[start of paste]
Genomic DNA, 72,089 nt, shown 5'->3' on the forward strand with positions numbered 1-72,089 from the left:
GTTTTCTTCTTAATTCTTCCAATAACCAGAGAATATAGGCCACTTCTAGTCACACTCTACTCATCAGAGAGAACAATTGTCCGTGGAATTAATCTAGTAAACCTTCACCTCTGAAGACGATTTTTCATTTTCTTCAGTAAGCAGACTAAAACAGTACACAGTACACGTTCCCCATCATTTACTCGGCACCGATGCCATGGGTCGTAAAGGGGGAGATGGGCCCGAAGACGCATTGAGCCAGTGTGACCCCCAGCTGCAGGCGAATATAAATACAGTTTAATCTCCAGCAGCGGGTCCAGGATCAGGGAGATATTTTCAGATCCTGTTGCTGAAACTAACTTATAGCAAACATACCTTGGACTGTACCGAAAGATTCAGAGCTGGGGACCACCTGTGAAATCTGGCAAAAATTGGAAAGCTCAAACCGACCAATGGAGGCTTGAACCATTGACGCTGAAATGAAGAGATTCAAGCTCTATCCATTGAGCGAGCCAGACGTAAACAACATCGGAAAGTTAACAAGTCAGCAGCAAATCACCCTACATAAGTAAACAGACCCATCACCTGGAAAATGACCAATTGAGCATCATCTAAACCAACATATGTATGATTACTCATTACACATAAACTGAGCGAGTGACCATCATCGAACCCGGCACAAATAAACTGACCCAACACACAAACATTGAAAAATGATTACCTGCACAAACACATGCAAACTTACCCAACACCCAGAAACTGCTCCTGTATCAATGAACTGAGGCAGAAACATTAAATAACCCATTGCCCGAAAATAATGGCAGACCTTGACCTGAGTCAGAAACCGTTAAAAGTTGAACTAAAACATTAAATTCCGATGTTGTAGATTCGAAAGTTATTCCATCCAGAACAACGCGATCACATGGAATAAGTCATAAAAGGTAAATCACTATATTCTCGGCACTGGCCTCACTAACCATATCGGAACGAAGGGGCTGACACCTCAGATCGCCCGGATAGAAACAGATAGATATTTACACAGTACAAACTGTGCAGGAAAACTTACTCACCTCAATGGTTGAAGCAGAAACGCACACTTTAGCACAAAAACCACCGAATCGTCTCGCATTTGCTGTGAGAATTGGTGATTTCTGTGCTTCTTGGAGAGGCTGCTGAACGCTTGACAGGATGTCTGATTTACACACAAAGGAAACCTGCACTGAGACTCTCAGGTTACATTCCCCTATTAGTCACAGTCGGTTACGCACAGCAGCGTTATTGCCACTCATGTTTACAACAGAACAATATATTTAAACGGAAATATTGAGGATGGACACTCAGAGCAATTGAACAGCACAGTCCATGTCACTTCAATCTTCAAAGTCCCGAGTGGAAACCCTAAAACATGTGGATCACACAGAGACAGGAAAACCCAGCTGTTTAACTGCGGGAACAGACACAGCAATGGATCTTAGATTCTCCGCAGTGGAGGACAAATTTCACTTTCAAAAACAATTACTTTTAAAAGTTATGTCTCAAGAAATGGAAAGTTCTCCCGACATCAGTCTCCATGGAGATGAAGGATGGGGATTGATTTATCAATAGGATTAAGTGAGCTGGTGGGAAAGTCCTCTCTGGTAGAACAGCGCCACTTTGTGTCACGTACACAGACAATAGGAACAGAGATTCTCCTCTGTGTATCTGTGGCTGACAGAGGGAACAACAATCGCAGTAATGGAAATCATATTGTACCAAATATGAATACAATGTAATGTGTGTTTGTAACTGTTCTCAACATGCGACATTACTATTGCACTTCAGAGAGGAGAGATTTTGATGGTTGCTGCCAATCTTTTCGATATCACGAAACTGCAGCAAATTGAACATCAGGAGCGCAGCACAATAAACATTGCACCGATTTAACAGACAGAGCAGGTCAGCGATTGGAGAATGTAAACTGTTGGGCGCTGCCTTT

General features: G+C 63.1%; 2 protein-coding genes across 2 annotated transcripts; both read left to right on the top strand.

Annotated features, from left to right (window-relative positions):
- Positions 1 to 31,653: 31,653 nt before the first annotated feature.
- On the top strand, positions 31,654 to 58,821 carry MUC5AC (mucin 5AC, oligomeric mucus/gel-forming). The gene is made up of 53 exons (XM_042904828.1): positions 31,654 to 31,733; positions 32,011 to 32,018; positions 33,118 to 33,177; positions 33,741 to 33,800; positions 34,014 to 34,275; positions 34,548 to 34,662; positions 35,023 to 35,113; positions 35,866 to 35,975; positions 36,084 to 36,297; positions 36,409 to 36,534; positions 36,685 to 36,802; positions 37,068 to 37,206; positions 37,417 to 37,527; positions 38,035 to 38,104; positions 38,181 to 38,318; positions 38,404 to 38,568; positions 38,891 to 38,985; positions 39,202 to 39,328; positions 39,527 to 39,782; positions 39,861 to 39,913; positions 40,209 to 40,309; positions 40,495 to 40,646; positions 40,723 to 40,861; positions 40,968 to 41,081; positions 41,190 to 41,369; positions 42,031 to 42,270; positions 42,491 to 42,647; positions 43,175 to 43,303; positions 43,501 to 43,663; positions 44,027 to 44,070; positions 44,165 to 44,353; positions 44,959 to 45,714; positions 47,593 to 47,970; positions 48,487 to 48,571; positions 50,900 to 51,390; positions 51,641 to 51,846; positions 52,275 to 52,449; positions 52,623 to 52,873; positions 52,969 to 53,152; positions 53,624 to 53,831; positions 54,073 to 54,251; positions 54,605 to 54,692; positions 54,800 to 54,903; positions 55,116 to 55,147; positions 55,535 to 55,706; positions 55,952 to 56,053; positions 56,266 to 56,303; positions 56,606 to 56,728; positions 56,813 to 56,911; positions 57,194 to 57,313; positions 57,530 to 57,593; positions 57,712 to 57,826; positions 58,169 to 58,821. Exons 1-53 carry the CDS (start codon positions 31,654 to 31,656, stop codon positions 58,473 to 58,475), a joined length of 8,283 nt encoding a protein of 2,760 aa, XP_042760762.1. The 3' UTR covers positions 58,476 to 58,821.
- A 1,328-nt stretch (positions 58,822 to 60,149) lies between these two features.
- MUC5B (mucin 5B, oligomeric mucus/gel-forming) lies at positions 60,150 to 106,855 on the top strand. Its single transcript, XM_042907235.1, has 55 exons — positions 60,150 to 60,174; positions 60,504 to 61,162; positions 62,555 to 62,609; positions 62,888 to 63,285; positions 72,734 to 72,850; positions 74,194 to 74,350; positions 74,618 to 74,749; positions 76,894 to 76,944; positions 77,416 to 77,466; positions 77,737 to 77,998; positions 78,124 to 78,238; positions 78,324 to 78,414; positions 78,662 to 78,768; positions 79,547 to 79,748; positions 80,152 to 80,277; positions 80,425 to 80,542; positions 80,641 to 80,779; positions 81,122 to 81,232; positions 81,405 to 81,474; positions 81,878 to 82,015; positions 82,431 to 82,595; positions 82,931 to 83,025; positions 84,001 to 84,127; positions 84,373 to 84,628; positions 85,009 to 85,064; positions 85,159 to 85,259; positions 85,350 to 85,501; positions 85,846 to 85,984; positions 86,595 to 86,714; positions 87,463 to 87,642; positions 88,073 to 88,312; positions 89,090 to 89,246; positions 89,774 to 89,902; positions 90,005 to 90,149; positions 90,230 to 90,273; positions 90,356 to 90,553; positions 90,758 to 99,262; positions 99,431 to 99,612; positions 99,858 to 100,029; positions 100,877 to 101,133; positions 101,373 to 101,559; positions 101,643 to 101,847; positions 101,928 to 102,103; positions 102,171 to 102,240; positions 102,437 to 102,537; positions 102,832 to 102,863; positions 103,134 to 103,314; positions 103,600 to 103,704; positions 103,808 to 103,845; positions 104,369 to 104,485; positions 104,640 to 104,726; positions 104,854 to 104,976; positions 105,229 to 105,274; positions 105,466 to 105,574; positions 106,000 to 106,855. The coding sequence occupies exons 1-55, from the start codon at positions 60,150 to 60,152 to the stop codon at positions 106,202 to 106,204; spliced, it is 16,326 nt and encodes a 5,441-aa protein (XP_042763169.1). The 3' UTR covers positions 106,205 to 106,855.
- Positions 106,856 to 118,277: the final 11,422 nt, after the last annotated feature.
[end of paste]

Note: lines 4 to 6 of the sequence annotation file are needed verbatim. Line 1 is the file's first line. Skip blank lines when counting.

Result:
Annotated features, from left to right (window-relative positions):
- Positions 1 to 31,653: 31,653 nt before the first annotated feature.
- On the top strand, positions 31,654 to 58,821 carry MUC5AC (mucin 5AC, oligomeric mucus/gel-forming). The gene is made up of 53 exons (XM_042904828.1): positions 31,654 to 31,733; positions 32,011 to 32,018; positions 33,118 to 33,177; positions 33,741 to 33,800; positions 34,014 to 34,275; positions 34,548 to 34,662; positions 35,023 to 35,113; positions 35,866 to 35,975; positions 36,084 to 36,297; positions 36,409 to 36,534; positions 36,685 to 36,802; positions 37,068 to 37,206; positions 37,417 to 37,527; positions 38,035 to 38,104; positions 38,181 to 38,318; positions 38,404 to 38,568; positions 38,891 to 38,985; positions 39,202 to 39,328; positions 39,527 to 39,782; positions 39,861 to 39,913; positions 40,209 to 40,309; positions 40,495 to 40,646; positions 40,723 to 40,861; positions 40,968 to 41,081; positions 41,190 to 41,369; positions 42,031 to 42,270; positions 42,491 to 42,647; positions 43,175 to 43,303; positions 43,501 to 43,663; positions 44,027 to 44,070; positions 44,165 to 44,353; positions 44,959 to 45,714; positions 47,593 to 47,970; positions 48,487 to 48,571; positions 50,900 to 51,390; positions 51,641 to 51,846; positions 52,275 to 52,449; positions 52,623 to 52,873; positions 52,969 to 53,152; positions 53,624 to 53,831; positions 54,073 to 54,251; positions 54,605 to 54,692; positions 54,800 to 54,903; positions 55,116 to 55,147; positions 55,535 to 55,706; positions 55,952 to 56,053; positions 56,266 to 56,303; positions 56,606 to 56,728; positions 56,813 to 56,911; positions 57,194 to 57,313; positions 57,530 to 57,593; positions 57,712 to 57,826; positions 58,169 to 58,821. Exons 1-53 carry the CDS (start codon positions 31,654 to 31,656, stop codon positions 58,473 to 58,475), a joined length of 8,283 nt encoding a protein of 2,760 aa, XP_042760762.1. The 3' UTR covers positions 58,476 to 58,821.